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The manufacturers' organisation's 2018 report, published this week, shows employees took an average five days off sick last year, compared with 5.2 in 2016 and 5.3 in 2015.
The latest benchmark report covers the calendar year 2017 and the statistics are based on responses from 203 manufacturers employing more than 33,000 staff.
The overall absence rate for the sector was 2.2% of total working time, which is a slight improvement on 2.3% in 2016 and 2.4% in 2015.
Manual workers took an average of 6.1 days sick leave, unchanged from 2016. However, workers in white-collar jobs had an average of three days off work in the latest survey, a slight improvement on 3.1 days in 2016.
The rubber, plastics and chemicals sector had the highest average number of days absent at 5.5 days. The metals sector had the lowest, with 4.7 days per employee.
EEF's annual report shows that the largest companies had the highest absence rates. A sample of companies that employ more than 500 workers reveals that the absence rate was 3.2%. In last year's report, businesses with a workforce of 51 to 100 reported a 2.2% absence rate.
The latest report is the first year that only manufacturing members of the EEF have been sampled. In previous years, the EEF has included data from member businesses that work in the non-manufacturing sector, including renting and leasing of machinery and engineering related consulting.
Terry Woolmer, head of health and safety policy at the EEF, said: "While staff missing work for sickness is inevitable, gathering as much information as possible and comparing company data to wider trends across the sector is essential for tackling absence issue before they grow into a larger concern."
The sectors covered are rubber, plastics and chemicals; metals; machinery; electrical and precision products/equipment; motor vehicles, other transport and equipment; and other manufacturing.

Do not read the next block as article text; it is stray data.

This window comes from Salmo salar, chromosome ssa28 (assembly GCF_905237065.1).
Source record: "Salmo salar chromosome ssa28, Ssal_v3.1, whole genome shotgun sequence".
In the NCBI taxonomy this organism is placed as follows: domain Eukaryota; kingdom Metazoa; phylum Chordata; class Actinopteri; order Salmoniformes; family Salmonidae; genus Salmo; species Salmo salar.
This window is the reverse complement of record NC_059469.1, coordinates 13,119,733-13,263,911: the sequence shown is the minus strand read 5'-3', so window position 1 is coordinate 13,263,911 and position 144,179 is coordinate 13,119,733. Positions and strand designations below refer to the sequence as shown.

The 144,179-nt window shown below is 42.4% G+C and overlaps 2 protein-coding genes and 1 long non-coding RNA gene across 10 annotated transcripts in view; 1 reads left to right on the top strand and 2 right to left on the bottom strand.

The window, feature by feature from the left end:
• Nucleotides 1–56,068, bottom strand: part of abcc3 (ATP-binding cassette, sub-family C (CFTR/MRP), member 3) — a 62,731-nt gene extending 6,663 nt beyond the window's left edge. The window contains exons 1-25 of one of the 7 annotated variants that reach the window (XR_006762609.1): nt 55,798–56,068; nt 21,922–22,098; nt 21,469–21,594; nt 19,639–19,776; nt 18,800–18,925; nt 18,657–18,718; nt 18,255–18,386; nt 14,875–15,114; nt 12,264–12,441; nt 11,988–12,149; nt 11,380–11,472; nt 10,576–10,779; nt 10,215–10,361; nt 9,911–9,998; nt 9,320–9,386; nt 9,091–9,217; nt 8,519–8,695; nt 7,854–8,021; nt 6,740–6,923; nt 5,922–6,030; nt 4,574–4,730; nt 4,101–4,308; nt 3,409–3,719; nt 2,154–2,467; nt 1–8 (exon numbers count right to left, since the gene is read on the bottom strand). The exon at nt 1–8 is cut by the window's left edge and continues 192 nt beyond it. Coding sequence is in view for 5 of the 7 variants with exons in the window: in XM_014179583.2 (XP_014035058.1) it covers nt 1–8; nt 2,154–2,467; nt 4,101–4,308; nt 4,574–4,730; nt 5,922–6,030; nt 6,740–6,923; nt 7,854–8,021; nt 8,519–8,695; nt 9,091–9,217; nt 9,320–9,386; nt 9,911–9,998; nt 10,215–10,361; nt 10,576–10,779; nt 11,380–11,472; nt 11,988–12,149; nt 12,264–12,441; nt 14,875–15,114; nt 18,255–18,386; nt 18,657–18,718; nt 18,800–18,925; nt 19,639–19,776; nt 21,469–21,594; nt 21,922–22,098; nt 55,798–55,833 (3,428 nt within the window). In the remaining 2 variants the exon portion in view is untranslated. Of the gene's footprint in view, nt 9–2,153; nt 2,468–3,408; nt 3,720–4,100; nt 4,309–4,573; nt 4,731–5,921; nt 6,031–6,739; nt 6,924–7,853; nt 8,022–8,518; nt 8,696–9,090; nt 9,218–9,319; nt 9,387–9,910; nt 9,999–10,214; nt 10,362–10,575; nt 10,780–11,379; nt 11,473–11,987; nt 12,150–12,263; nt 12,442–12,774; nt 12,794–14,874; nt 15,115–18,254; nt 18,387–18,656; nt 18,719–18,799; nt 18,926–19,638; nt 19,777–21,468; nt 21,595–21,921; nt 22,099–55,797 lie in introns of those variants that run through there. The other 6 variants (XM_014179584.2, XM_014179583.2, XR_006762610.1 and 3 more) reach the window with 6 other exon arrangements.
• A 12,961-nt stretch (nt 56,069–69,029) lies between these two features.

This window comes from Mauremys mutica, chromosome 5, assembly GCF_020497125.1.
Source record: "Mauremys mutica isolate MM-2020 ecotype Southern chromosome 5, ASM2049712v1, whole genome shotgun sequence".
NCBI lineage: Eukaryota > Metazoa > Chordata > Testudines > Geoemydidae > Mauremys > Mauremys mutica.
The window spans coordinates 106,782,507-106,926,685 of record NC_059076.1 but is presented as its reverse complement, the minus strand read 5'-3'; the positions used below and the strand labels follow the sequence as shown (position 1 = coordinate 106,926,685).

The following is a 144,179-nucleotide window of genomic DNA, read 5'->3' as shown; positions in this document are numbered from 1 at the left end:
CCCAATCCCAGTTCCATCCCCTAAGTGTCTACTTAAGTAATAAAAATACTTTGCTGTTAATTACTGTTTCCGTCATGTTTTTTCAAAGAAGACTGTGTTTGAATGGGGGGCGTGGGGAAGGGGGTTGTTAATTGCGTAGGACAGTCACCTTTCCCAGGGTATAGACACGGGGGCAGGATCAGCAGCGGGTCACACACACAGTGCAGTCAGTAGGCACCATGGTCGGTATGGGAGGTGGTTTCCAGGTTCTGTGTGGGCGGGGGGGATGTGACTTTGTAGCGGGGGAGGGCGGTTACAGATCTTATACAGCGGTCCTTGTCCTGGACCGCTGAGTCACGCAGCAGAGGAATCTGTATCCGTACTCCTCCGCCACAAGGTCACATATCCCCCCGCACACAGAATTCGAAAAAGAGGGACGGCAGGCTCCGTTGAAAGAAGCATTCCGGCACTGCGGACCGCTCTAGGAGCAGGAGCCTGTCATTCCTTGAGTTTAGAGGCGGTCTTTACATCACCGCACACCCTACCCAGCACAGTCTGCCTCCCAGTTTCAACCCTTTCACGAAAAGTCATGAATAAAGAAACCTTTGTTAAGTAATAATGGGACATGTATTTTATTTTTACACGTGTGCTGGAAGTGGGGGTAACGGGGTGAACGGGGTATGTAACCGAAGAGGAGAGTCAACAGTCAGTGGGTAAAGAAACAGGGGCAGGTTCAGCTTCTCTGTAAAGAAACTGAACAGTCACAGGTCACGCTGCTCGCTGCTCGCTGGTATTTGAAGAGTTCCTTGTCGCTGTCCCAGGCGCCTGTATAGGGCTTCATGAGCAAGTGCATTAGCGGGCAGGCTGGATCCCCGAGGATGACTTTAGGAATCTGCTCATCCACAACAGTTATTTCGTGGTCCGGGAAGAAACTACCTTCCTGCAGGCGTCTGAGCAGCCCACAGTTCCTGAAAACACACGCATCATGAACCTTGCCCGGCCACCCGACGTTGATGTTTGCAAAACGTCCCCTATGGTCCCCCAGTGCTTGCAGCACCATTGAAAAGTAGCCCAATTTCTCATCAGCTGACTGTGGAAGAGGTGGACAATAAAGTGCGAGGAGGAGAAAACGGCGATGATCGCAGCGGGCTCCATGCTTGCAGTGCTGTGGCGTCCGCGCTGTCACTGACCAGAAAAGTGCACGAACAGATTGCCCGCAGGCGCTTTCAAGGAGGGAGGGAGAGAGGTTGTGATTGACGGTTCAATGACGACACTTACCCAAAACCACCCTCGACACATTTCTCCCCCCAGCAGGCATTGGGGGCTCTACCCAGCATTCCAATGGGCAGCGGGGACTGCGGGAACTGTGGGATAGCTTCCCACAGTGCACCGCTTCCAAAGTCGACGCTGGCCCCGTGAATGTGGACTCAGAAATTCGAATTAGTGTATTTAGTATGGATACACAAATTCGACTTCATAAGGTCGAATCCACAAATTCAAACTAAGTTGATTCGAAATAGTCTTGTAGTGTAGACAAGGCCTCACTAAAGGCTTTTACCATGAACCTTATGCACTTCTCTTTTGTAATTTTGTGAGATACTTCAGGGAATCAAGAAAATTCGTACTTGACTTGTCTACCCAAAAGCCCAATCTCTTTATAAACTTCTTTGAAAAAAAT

Earlier this month the non-profit organisation launched the Responsible Mining Index 2018 (RMI), which ranks 30 global mining companies on several economic, environmental, social and governance issues and found they scored lowest on working conditions.Research found 331 fatal workplace injuries were reported in the mining sector between 2015 and 2016.
It has proposed to include new exposure limit values for five chemicals in the Carcinogens and Mutagens Directive (CMD). These are: cadmium and its inorganic compounds; beryllium and inorganic beryllium compounds; arsenic acid and its salts, as well as inorganic arsenic compounds; formaldehyde; and 4,4’-methylene-bis(2-chloroaniline). The first three carcinogens are used extensively in sectors such as nickel-cadmium battery manufacture, mechanical plating, zinc and copper smelting, foundries, electronics, chemicals, construction, plastics and recycling.
Recruitment Advisor is a recruitment and employment review website that provides workers with information about recruitment agencies and workers’ rights when they are looking for a job abroad. More than 10,000 recruitment agencies in Nepal, the Philippines, Indonesia, Qatar, Saudi Arabia, Hong Kong, Malaysia, Singapore, Taiwan and South Korea are listed on the website, which is currently available in English, Indonesian, Nepali and Tagalog.
Technological Change and the Scottish Labour Market, by the Scottish Government and the Scottish Trades Union Congress (STUC), has called for more workplace control over new technologies to ensure that employees’ safety and health, as well as skills development and workplace security, are guaranteed when new systems are introduced.
B&CE, the non-profit organisation that operates the UK construction industry’s pension scheme, developed the framework in collaboration with an occupational health (OH) steering group made up of employers, OH professionals, regulators and federations. It will form part of its new digital OH management model that aims to detect ill-health effects at an early stage.